After tight vote, governor to get pension reform bill

After looking like it would fail, the Oregon House was able to narrowly send the governor a proposal Thursday that would rein in rising pension costs by trimming public employee retirement benefits.

Posted: May 31, 2019 10:00 AM
Updated: May 31, 2019 10:15 AM

By SARAH ZIMMERMAN Associated Press

SALEM, Ore. (AP) — After looking like it would fail, the Oregon House was able to narrowly send the governor a proposal Thursday that would rein in rising pension costs by trimming public employee retirement benefits.

Lawmakers initially voted down the proposal Thursday 31-29 with nine Democrats and all Republicans voting against. The chamber remained in suspense for over a half an hour as legislative leaders called a recess to convince defecting Democrats to change their votes.

In the end, Reps. Andrea Salinas and Mitch Greenlick returned to the floor and, without comment, switched to a "yes" vote, sending the measure to Gov. Kate Brown who has indicated she will sign the measure.

The measure aims to shield public employers from the effect of pension rate increases set to take effect in 2021, which many fear would lead to tens of millions of dollars in costs for the public sector.

In an impassioned speech, Democratic Rep. Paul Holvey, who carried the measure on the floor, blasted lawmakers for refusing to take action on the rising costs of the Public Employee Retirement System, or PERS, which has racked up over $25 billion in state debt.

Holvey said that instead of raising taxes to invest in the public sector, lawmakers have instead done nothing. The resulting rise public employer cost from that inaction has led to smaller budgets, layoffs and reduced services, he said.

"This body, since I've been here, has not done anything meaningful to raise revenues to stem the spiraling down in Oregon that's not just impacting our public services but impacting our whole economy," he said.

Now, in order to mitigate the effect of rising pension costs set to hit employers in 2021, Holvey said legislators are left with two incredibly difficult choices: redirect retirement benefits or do nothing and let employer rates continue to increase, which could lead to even more layoffs and reduced services.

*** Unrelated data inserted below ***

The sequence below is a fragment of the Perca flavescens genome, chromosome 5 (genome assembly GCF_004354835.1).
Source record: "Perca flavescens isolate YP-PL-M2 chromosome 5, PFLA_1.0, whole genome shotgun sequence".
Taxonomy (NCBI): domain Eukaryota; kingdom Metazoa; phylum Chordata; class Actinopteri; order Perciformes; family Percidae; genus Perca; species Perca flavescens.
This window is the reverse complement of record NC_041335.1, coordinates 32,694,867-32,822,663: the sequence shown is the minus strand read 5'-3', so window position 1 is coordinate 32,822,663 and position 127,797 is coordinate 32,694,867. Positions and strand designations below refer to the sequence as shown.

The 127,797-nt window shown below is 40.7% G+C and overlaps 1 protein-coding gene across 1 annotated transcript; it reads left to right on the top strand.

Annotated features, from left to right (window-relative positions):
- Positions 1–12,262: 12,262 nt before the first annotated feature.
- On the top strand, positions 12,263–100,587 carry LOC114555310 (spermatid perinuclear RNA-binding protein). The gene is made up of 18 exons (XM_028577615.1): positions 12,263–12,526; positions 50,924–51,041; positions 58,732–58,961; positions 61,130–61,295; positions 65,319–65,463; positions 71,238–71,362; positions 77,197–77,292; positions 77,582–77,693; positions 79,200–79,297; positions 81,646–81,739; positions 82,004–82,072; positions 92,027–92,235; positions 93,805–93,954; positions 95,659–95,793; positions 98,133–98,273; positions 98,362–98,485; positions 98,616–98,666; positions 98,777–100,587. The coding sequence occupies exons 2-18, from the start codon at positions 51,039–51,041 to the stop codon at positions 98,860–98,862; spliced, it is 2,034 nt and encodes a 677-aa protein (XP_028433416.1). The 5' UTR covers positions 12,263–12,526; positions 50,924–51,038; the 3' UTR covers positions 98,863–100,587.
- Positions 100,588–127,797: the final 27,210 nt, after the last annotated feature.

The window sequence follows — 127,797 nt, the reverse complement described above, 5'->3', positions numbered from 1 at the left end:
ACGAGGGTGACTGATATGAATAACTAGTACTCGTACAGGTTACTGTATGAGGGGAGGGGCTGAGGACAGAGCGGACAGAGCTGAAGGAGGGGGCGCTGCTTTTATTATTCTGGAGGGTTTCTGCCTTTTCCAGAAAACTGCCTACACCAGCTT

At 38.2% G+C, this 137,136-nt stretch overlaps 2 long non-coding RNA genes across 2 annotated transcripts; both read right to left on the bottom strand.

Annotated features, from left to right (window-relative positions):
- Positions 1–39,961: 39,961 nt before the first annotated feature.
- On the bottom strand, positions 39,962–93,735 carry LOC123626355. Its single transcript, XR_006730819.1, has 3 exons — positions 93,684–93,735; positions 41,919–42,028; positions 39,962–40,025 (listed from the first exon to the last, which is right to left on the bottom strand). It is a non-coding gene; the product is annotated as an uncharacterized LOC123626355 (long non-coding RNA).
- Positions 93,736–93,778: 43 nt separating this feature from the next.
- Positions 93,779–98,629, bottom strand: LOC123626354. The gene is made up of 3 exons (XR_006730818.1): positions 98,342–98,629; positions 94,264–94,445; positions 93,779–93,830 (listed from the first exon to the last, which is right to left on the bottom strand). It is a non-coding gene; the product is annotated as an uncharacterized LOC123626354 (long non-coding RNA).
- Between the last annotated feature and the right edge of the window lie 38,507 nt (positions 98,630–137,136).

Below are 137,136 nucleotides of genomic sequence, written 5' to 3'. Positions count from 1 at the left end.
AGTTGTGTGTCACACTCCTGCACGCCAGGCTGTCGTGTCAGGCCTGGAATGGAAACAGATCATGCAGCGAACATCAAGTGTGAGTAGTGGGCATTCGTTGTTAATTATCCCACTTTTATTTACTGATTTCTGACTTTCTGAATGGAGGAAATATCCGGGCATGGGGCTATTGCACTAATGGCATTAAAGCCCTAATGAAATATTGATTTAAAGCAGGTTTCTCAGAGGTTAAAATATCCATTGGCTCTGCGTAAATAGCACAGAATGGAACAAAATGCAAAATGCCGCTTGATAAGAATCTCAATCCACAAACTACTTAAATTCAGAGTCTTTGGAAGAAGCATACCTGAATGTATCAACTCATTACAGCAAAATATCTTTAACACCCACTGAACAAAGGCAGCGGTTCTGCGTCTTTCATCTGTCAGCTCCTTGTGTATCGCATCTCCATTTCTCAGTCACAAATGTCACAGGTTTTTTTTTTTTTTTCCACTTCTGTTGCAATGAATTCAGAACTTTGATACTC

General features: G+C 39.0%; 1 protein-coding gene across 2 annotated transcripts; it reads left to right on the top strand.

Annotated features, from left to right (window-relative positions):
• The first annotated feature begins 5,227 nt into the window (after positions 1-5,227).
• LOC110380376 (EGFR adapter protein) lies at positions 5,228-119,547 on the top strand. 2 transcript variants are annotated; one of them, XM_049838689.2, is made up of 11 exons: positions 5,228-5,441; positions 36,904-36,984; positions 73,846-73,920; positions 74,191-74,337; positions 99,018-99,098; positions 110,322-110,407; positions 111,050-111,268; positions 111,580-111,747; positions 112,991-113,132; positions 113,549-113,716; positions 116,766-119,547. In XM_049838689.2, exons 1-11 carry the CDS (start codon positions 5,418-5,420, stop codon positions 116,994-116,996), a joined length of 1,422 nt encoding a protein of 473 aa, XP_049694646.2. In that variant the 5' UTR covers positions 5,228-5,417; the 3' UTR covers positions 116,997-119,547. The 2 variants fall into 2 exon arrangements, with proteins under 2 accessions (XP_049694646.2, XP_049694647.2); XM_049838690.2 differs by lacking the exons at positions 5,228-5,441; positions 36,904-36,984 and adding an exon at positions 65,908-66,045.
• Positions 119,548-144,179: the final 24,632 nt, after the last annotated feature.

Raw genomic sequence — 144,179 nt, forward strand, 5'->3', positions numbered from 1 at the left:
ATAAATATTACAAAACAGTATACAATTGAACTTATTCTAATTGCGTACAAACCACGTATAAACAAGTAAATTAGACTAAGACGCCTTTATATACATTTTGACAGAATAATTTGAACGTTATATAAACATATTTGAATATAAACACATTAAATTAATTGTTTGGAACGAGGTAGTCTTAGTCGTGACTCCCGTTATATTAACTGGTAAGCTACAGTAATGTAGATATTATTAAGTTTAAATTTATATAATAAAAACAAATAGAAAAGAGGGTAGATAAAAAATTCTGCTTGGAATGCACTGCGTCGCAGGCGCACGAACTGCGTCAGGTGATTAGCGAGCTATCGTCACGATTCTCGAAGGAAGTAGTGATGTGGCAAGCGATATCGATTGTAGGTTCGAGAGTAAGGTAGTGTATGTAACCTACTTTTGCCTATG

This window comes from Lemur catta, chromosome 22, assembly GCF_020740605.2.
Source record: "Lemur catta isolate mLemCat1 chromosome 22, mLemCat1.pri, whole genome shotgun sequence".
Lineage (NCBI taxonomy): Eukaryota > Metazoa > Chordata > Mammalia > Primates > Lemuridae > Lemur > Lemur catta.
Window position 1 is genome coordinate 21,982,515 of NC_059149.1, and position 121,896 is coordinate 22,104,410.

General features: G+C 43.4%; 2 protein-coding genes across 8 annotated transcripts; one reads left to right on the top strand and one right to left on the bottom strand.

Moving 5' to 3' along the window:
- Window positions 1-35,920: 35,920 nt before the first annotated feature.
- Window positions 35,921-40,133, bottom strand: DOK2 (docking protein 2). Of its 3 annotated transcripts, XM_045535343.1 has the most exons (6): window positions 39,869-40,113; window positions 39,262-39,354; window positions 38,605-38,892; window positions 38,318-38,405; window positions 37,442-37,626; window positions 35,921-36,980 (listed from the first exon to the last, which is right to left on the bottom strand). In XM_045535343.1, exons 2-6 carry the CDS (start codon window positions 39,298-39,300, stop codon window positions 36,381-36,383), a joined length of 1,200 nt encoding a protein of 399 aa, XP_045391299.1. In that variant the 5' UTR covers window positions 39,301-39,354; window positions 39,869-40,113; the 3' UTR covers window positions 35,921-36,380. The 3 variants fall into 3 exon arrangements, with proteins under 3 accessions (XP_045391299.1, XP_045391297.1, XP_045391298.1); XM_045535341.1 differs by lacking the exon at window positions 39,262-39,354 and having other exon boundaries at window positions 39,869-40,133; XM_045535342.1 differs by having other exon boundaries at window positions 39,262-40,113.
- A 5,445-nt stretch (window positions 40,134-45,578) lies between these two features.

"I'm frustrated and it hurts me to have to look at a redirect," he said. "But we have to pass something to stem this."

The plan essentially refinances the PERS debt, extending the state's repayment period from 20 to 22 years. More controversially, the measure also redirects 2.5% of employee salary toward PERS. That translates to a 7 to 12% cut to employees' secondary retirement account, which is a 401(k) type plan that supplements the public pension.

The proposal is expected to save school districts tens of millions of dollars, according to data provided from the Speaker's Office. Portland Public Schools, for example, would save over $50 million in the 2021-2023 biennium.

But public employees — which include teachers, firefighters and child welfare workers — fiercely oppose the idea, saying that the state is forcing workers to pay for a problem they didn't create.

"The Oregon House took a vote today that is anti-worker and will have the deepest impact on women and people of color by reducing the promised retirement security of public service," said Tom Chamberlain, President of Oregon's AFL-CIO. "Oregon's union movement will continue to fight to protect the compensation of all workers and against these types of harmful cuts."

Opponents also said the measure doesn't make any meaningful efforts to pay down the debt, and that lawmakers will still have to return to the Capitol and confront this issue again in a few years.

Some Republicans and Democrats echoed that sentiment on the floor, with many saying the reform isn't substantial enough and that they made a promise to public employers not to cut benefits.

A statement from the governor's office said that the legislation stabilizes PERS rates and that, "going forward, Gov. Brown will not look to public employees for further contributions." She will instead look for other sources to pay down the debt, according to the statement.

Oregon Coronavirus Cases

Data is updated nightly.

Confirmed Cases: 4302

Reported Deaths: 154
CountyConfirmedDeaths
Multnomah117159
Marion97326
Washington74317
Clackamas31711
Deschutes1270
Umatilla1203
Linn1179
Polk10012
Lane773
Yamhill707
Jackson670
Benton555
Clatsop450
Jefferson440
Klamath440
Malheur320
Coos310
Douglas270
Wasco241
Josephine241
Hood River180
Columbia160
Lincoln150
Morrow120
Curry70
Union60
Tillamook60
Crook60
Wallowa20
Lake20
Sherman10
Harney10
Grant10
Baker10
Unassigned00

California Coronavirus Cases

Data is updated nightly.

Confirmed Cases: 114733

Reported Deaths: 4217
CountyConfirmedDeaths
Los Angeles560112386
Riverside7982331
San Diego7481269
Orange6474147
San Bernardino5355204
Alameda347096
Santa Clara2776141
San Francisco257043
Kern232238
San Mateo216584
Tulare189789
Imperial175129
Fresno174335
Santa Barbara164912
Contra Costa146838
Sacramento142958
Ventura115234
Kings11225
San Joaquin90834
Stanislaus74429
Sonoma5644
Monterey54510
Solano51722
Marin48314
Merced2837
San Luis Obispo2711
Santa Cruz2172
Placer2179
Yolo21124
Napa1133
Madera1062
Humboldt1013
El Dorado960
San Benito872
Butte510
Del Norte460
Sutter462
Nevada411
Shasta394
Mono371
Yuba301
Mendocino300
Lake210
Inyo201
Mariposa161
Glenn160
Calaveras150
Amador100
Siskiyou70
Colusa70
Lassen50
Plumas40
Tuolumne40
Tehama41
Alpine20
Sierra10
Trinity10
Unassigned00
Medford
Clear
70° wxIcon
Hi: 80° Lo: 50°
Feels Like: 70°
Brookings
Clear
59° wxIcon
Hi: 68° Lo: 50°
Feels Like: 59°
Crater Lake
Clear
60° wxIcon
Hi: 70° Lo: 45°
Feels Like: 60°
Grants Pass
Clear
68° wxIcon
Hi: 78° Lo: 49°
Feels Like: 68°
Klamath Falls
Clear
60° wxIcon
Hi: 69° Lo: 43°
Feels Like: 60°
Warm Monday, isolated showers
KDRV Radar
KDRV Fire Danger
KDRV Weather Cam

Community Events